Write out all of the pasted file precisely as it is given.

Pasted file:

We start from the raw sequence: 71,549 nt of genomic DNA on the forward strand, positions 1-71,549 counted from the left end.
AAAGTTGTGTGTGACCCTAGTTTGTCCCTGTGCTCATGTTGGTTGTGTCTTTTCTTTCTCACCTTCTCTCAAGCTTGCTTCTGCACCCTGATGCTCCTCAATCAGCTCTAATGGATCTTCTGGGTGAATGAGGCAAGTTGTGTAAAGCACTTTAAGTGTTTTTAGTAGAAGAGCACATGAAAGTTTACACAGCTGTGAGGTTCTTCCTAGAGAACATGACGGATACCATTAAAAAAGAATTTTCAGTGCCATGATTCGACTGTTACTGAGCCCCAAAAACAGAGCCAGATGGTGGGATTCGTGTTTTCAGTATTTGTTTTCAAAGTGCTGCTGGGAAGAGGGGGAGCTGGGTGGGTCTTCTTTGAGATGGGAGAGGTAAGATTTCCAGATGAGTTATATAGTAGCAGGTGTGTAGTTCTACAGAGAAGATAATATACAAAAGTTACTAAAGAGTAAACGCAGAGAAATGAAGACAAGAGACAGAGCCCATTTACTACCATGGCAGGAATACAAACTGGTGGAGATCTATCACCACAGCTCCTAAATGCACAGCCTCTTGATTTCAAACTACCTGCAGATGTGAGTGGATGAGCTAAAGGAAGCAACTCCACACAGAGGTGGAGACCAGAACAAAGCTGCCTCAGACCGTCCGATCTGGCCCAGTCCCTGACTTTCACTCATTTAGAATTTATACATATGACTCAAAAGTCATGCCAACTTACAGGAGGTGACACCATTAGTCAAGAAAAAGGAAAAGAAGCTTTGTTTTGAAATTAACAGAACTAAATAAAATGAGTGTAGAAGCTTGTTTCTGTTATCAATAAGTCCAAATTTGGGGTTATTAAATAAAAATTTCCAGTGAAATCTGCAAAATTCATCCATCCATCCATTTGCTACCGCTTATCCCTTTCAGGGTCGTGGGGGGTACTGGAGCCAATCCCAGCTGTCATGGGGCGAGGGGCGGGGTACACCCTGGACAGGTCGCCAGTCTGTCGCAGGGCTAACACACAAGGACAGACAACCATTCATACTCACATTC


We start from the raw sequence: 71,549 nt of genomic DNA on the forward strand, positions 1-71,549 counted from the left end.
AAAGTTGTGTGTGACCCTAGTTTGTCCCTGTGCTCATGTTGGTTGTGTCTTTTCTTTCTCACCTTCTCTCAAGCTTGCTTCTGCACCCTGATGCTCCTCAATCAGCTCTAATGGATCTTCTGGGTGAATGAGGCAAGTTGTGTAAAGCACTTTAAGTGTTTTTAGTAGAAGAGCACATGAAAGTTTACACAGCTGTGAGGTTCTTCCTAGAGAACATGACGGATACCATTAAAAAAGAATTTTCAGTGCCATGATTCGACTGTTACTGAGCCCCAAAAACAGAGCCAGATGGTGGGATTCGTGTTTTCAGTATTTGTTTTCAAAGTGCTGCTGGGAAGAGGGGGAGCTGGGTGGGTCTTCTTTGAGATGGGAGAGGTAAGATTTCCAGATGAGTTATATAGTAGCAGGTGTGTAGTTCTACAGAGAAGATAATATACAAAAGTTACTAAAGAGTAAACGCAGAGAAATGAAGACAAGAGACAGAGCCCATTTACTACCATGGCAGGAATACAAACTGGTGGAGATCTATCACCACAGCTCCTAAATGCACAGCCTCTTGATTTCAAACTACCTGCAGATGTGAGTGGATGAGCTAAAGGAAGCAACTCCACACAGAGGTGGAGACCAGAACAAAGCTGCCTCAGACCGTCCGATCTGGCCCAGTCCCTGACTTTCACTCATTTAGAATTTATACATATGACTCAAAAGTCATGCCAACTTACAGGAGGTGACACCATTAGTCAAGAAAAAGGAAAAGAAGCTTTGTTTTGAAATTAACAGAACTAAATAAAATGAGTGTAGAAGCTTGTTTCTGTTATCAATAAGTCCAAATTTGGGGTTATTAAATAAAAATTTCCAGTGAAATCTGCAAAATTCATCCATCCATCCATTTGCTACCGCTTATCCCTTTCAGGGTCGTGGGGGGTACTGGAGCCAATCCCAGCTGTCATGGGGCGAGGGGCGGGGTACACCCTGGACAGGTCGCCAGTCTGTCGCAGGGCTAACACACAAGGACAGACAACCATTCATACTCACATTC